Hurricane Olga 2001

Preliminary Report
Hurricane Olga
24 November - 04 December 2001


Tropical Storm Allison (TS)
Tropical Storm Barry (TS)
Tropical Storm Chantal (TS)
Tropical Storm Dean (TS)
Hurricane Erin (3)
Hurricane Felix (3)
Hurricane Gabrielle (1)
Hurricane Humberto (2)
Hurricane Iris (4)
Tropical Storm Jerry (TS)
Hurricane Karen (1)
Tropical Storm Lorenzo (TS)
Hurricane Michelle (4)
Hurricane Noel (1)
Hurricane Olga (1)

Tenacious late season Hurricane Olga roamed over the Atlantic Ocean for about a week.


a. Synoptic History

Hurricane Olga had a non-tropical origin and formed from the interaction of a cold front and a small area of disturbed weather in the north Atlantic. Five previous tropical cyclones and gale centers had already originated from a similar pattern in that area during this season. Olga was an uncommon event but not unique. There have been other late- or off-season tropical cyclones which moved southwestward across the Atlantic, such as Hurricane Lili during December of 1984.

Surface observations and satellite imagery showed falling pressures and increasing weather in the area between Bermuda and the Leeward Islands as early as the 21st of November. A cold front reached the area on the 22nd, resulting in the formation of an extratropical low. The extratropical low gradually intensified and it is estimated that it transformed into a subtropical storm at 0000 UTC on the 24th, about 780 nautical miles east-southeast of Bermuda. At this time, satellite imagery showed the typical pattern of a subtropical cyclone with most of the weather within a comma-shaped cloud band located to the east of a low-level circulation center and a large area of gale force winds extending far to the north. During the next several hours, the thunderstorm activity markedly increased near an inner center of circulation which began to form, suggesting that the system was acquiring tropical characteristics. However, the wind field indicated that the system was a hybrid.

The shower activity continued to become more concentrated near the center and a post-analysis of satellite imagery indicates that by 1200 UTC 24 November, the inner portion of the system had already transformed into a tropical storm. In fact, there was a hint of an eye feature on visible satellite imagery at 1545 UTC on that day. However, one can argue that the system was not purely tropical, because it remained embedded within the much larger extratropical circulation.

The cyclone, now Tropical Storm Olga, moved slowly toward the northeast. As a high pressure ridge built to the north, Olga turned toward the west and west-southwest and gradually intensified. By then, satellite imagery showed well defined hooking bands surrounding a central dense overcast. Olga became a hurricane by 1200 UTC on the 26th and reached its peak intensity of 92 mph and a minimum pressure of 973 mb around 0600 UTC 27 November.

From the 26th to the 28th, Olga made a double cyclonic loop as it interacted with a large-scale deep-layer cyclonic circulation that was pretty much isolated from the main belt of westerlies. Once it completed the second loop on the 28th, Olga became steered southwestward by another strong area of high pressure to the northwest. It then encountered strong upper-level northerly and then westerly shear, displacing the convection from the center of circulation. Olga weakened to tropical depression status by 1200 UTC 30 November, but a temporary relaxation of the shear, allowed deep convection to redevelop near the center. Satellite imagery suggested that Olga regained tropical storm status at 0000 UTC 2 December. By then, Olga was moving northward and began to make another loop, this time anticyclonic.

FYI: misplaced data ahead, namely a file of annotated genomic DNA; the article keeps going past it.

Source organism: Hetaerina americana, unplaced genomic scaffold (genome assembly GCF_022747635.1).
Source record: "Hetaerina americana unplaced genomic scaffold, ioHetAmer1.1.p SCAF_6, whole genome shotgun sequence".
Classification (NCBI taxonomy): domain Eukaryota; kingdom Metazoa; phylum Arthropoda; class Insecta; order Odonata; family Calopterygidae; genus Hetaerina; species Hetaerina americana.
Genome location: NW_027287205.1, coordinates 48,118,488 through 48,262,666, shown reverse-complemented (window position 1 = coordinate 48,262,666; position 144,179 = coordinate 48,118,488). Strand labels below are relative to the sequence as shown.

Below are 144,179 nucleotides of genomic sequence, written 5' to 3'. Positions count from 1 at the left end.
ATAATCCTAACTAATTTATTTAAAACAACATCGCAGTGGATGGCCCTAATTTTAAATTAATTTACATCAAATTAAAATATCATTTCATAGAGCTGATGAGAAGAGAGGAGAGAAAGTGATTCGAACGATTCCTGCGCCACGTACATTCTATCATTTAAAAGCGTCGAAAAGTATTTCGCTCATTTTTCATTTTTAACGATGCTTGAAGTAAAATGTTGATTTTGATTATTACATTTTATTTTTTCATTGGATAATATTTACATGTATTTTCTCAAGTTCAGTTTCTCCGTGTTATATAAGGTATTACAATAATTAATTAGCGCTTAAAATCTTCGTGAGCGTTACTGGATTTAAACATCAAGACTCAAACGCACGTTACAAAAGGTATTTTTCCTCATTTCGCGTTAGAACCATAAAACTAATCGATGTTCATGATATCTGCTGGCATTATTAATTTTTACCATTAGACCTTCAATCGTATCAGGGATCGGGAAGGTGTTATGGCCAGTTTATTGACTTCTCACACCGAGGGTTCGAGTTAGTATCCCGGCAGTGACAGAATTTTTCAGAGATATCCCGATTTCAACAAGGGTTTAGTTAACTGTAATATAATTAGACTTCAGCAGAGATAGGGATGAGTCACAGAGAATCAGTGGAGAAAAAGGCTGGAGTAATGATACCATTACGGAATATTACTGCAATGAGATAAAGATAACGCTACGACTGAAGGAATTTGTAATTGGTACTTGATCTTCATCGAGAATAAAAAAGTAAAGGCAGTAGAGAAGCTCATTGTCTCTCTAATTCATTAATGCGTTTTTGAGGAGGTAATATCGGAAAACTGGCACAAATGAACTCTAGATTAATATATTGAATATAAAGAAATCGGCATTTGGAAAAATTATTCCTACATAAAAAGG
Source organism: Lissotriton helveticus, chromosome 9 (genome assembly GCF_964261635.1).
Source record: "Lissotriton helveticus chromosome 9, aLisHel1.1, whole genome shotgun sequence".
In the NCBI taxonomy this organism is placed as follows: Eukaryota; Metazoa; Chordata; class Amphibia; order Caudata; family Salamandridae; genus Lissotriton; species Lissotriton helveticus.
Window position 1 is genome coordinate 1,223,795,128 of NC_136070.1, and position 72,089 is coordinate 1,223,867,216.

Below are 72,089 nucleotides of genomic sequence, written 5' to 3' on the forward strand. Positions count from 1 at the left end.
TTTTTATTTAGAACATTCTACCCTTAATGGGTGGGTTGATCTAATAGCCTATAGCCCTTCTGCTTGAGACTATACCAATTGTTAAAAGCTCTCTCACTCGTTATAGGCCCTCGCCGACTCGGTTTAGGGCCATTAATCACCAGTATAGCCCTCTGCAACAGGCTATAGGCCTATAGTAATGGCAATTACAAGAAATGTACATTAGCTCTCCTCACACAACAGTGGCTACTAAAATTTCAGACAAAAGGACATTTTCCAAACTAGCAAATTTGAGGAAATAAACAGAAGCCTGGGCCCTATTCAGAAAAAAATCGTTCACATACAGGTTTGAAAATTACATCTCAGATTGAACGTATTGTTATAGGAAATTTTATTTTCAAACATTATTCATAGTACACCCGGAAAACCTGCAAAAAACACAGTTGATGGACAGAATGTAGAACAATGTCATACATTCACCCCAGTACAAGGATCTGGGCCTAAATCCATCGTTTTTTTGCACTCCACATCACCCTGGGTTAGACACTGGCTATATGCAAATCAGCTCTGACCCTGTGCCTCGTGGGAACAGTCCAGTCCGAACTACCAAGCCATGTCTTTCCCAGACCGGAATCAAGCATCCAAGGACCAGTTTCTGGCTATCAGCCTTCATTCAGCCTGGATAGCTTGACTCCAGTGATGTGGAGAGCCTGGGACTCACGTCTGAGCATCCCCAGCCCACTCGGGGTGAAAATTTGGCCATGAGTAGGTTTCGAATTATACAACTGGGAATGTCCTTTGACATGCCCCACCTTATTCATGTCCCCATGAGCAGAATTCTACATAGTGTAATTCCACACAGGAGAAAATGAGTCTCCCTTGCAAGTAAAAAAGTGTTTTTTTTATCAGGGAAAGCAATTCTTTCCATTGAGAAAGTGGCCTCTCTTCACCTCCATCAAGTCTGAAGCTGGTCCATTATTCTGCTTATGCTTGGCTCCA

Olga weakened as it was making this final loop and another high pressure ridge to the north steered the tropical cyclone west-southwestward. Olga gradually lost its associated deep convection and low-level circulation, and dissipated by 0000 UTC on the 5th about 600 nautical miles east of Nassau in the Bahamas. A vorticity maximum, embedded within a trough continued westward across the Bahamas, the Florida Straits, Cuba and the eastern Gulf of Mexico producing gusty winds and locally heavy showers.

b. Meteorological Statistics

There were several reports from vessels along the path of Olga. The most significant observation came from a German sailing yatch Manana Tres which apparently went through the center of the cyclone and reported a minimum pressure of 989 mb at 0900 UTC 24 November. This was the basis for starting advisories. The ship Liberty Sun encountered the center of Olga during the 25th and the 26th, and captured the wind shift and the pressure change associated with the tropical cyclone. Large waves associated with Olga spread onto the U.S. east coast, the Bahamas and most of the Caribbean Islands. In fact, some of the France's buoys reported waves in excess of 12 feet as far south as Guadeloupe.

c. Casualty and Damage Statistics

The only report of damage came from the Manana Tres which indicated "lots of damage" during its encounter with Olga.

Maximum Intensity For Hurricane Olga
04 - 06 November, 2001

Position Pressure
Wind Speed
Lat. (°N) Lon. (°W)
27/0600 32.6 57.0 973 90 Category 1 Hurricane